The holidays shouldn’t be a time to recharge. They should be a time to celebrate.”

So wrote Adam Grant, organizational psychologist and best-selling author, on LinkedIn recently. Grant went on to warn bosses against fostering a “burnout culture” in their teams and companies. But even in my own Company of Onewhere I’m the boss, employee, personal assistant and Chief Marketer all rolled into one, this quote really resonated this year.

Whenever my old boss needed me to focus on something unexpected that had landed in his inbox, he’d ask me the following question:  “What *aren’t* you going to get done today so that you can do this?”

It was a great question. He knew that I was the kind of person who likes to wake up, create a To Do list, and execute it. What he was trying to suggest, in the kindest way possible, was that I wasn’t going to be able to deliver on that today.

I think it’s time to ask myself this question on a larger scale—not for the day, not for the week or for the month—but for the entire upcoming year. I feel so incredibly fortunate that I love my job. But I also know that if I carry on attacking my work as I have for the past three years—(Yes, folks! The clue is in the word “attack!”)—I’m not going enjoy this new life I’ve built for myself the way I really want to…or, frankly, deserve to.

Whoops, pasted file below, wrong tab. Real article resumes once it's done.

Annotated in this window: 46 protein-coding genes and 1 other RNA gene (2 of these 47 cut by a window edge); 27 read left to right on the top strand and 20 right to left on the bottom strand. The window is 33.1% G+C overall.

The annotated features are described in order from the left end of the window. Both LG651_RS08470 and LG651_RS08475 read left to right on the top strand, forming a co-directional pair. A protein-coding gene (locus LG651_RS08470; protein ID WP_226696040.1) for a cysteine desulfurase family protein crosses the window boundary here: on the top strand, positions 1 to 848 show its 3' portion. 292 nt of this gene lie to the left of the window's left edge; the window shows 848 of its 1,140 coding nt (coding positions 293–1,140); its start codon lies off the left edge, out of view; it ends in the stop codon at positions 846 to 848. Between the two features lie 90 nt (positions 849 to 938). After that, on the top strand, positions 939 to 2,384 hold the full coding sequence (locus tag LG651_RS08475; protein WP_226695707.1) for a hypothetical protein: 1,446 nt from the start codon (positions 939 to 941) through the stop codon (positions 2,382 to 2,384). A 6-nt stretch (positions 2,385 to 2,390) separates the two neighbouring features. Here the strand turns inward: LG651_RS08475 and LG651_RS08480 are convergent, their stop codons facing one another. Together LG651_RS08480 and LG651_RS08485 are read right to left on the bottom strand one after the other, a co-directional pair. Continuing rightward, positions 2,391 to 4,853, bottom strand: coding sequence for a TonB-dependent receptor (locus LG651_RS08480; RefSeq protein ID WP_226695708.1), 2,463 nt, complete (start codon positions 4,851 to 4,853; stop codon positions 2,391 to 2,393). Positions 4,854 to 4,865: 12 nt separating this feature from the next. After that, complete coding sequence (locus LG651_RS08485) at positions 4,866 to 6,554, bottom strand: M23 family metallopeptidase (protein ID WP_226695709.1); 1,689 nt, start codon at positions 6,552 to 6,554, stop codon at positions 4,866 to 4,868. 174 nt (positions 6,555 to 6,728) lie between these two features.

This morning, one of my clients called to cancel a gig that was lined up for next week. Normally, I’d be really disappointed by this turn of events. When you’re self-employed, every piece of work contributes to the bottom line.

Instead, I felt a giant sigh of relief. Why? Because I’m burnt out. And not just this week. In the bigger picture.

So, I’ve resolved that 2022 really will be different. It’s time, as we say in the biz, to “walk the talk.” I’m conscious that I’ve made resolutions like this before: to prioritize balanceto free up “white space” for strategic planningto do more writing. I’ve gotten better at all of those things. But it’s still not good enough.

Next week, I’ll tell you what I *won’t* be doing next year in order to live a happier, more balanced life. In the meantime, I’m interested in how you’re entering this holiday season.

Are you feeling like it’s a time to celebrate or to refuel? And if you need to refuel, what can *you* take off  your list for 2022?Please share your thoughts in the comments section.

2022: Doing Less to Achieve More was last modified: by

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